As a matter of fact, Thomson did in regard to Burns everything that it was possible for him to do in the circumstances. From the very outset it was his explicit desire to pay Burns. He says so, and there is nothing in his after-conduct to belie his words. When he first wrote to the poet in September, xxx. 9 1792, enlisting his aid on behalf of the new enterprise, he said expressly:

'We shall esteem your poetical assistance a particular favour, besides paying any reasonable price you shall please to demand for it. Profit is quite a secondary consideration with us ; and we are resolved to spare neither pains nor expense on the publication.'

This, surely, is perfectly clear. But how did Burns receive the suggestion? Writing to Thomson immediately after the receipt of his letter, he declares that the request for assistance will ' positively add to my enjoyments in complying with it;' and he adds that he will enter into the undertaking with such abilities as he possesses, ' strained to their utmost exertion by the impulse of enthusiasm.' It is quite apparent that Bums was as anxious to be of use to Thomson as Thomson was to avail himself of his aid. But the poet is even more explicit on the matter. He says:

'As to remuneration, you may think my songs either above or below price; for they shall absolutely be the one or the other. In the honest enthusiasm with which I embark in your undertaking, to talk of money, wages, fee, hire, etc., would be downright sodomy of soul!'

This also was plain enough. But we do not find that Thomson was anxious to take advantage of the fine independent spirit of the poet as thus exemplified. On the contrary, when the first volume of songs was published, containing six pieces from Burns's pen, Thomson, to use his own words, ' ventured with all possible delicacy to send him a pecuniary present, notwithstanding what he had said on that subject/ On this point the original letter, which is dated 1st July, 1793, may be quoted. Thomson writes to the poet:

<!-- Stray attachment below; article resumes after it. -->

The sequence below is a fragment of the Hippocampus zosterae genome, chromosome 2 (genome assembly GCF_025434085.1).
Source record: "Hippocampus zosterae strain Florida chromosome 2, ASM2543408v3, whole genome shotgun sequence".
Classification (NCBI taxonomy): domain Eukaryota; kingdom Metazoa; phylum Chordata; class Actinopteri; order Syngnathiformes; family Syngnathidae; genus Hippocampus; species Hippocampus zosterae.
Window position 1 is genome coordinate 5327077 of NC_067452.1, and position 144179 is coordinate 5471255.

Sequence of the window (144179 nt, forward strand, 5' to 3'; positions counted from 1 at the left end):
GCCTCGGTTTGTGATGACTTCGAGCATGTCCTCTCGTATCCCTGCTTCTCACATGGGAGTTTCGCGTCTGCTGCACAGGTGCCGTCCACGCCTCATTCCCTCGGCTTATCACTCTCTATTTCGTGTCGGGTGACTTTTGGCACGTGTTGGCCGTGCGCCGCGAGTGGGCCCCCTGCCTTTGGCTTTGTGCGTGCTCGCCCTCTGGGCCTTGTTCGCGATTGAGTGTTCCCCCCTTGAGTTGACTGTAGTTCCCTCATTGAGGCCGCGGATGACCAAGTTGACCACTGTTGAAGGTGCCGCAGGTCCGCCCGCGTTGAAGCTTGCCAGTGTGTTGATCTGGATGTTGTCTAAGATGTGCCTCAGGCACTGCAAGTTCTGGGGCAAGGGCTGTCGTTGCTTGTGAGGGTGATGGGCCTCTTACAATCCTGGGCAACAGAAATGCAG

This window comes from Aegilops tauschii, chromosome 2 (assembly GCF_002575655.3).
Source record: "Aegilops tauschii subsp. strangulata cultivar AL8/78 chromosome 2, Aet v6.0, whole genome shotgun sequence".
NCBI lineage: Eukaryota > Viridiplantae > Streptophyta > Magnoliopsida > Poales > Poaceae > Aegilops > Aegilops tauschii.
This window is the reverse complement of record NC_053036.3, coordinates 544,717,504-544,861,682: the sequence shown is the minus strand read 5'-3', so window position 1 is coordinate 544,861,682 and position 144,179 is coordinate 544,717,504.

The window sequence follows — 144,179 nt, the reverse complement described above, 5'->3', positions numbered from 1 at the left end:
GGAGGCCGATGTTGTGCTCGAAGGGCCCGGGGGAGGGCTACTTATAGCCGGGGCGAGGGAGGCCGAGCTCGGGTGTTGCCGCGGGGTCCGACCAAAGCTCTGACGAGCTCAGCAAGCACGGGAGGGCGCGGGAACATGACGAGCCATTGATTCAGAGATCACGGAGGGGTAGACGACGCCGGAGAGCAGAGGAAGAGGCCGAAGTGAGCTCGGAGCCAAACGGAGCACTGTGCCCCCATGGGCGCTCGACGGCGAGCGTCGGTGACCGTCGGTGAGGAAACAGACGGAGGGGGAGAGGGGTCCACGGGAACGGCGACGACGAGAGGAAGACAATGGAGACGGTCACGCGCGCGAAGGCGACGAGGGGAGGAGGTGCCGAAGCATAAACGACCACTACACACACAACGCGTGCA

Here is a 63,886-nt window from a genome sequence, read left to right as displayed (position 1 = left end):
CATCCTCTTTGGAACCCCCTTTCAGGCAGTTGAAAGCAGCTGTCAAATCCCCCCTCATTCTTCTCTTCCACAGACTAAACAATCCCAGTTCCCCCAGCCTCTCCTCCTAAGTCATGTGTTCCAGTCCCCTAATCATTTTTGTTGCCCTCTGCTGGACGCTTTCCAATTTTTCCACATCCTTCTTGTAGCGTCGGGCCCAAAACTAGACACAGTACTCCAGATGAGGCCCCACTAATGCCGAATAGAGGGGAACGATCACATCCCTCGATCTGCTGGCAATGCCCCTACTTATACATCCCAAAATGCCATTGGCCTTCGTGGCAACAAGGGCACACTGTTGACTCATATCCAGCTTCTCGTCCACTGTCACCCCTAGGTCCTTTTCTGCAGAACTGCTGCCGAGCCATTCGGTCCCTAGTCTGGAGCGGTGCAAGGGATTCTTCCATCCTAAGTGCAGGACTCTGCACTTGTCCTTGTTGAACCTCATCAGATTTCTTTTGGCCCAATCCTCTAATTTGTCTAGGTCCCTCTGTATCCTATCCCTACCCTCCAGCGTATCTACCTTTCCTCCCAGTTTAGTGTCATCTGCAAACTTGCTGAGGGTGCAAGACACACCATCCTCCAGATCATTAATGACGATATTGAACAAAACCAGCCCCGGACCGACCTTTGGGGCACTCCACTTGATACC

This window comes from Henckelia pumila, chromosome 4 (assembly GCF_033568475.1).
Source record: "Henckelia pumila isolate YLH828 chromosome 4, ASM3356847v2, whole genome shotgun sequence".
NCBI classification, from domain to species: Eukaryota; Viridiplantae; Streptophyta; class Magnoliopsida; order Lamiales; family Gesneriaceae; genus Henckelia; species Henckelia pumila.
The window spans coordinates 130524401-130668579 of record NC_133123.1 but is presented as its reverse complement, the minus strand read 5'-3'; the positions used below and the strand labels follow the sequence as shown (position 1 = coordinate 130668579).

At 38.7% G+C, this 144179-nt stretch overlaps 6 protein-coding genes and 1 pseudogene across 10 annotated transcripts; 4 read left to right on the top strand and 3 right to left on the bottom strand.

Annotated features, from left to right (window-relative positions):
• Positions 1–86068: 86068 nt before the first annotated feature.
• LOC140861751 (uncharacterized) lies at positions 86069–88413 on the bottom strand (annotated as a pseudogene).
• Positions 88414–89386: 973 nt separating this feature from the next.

'I cannot express how much I am obliged to you for the exquisite new songs you are sending me ; but thanks, my friend, are a poor return for what you have done. As I shall be benefited by the publication, you must suffer me to enclose a small mark of my gratitude [the sum sent was £5], and to repeat it afterwards when I find it convenient. Do not return it, for by heaven! if you do, our correspondence is at an end; and though this would be no loss to you, it would mar the publication, which, under your auspices, cannot fail to be respectable and interesting.'

And yet Messrs. Henley and Henderson can 'infer' that the idea of payment would have been unwelcome! Burns replied to this as one would have expected him to reply after reading his first letter to Thomson. This is what he says: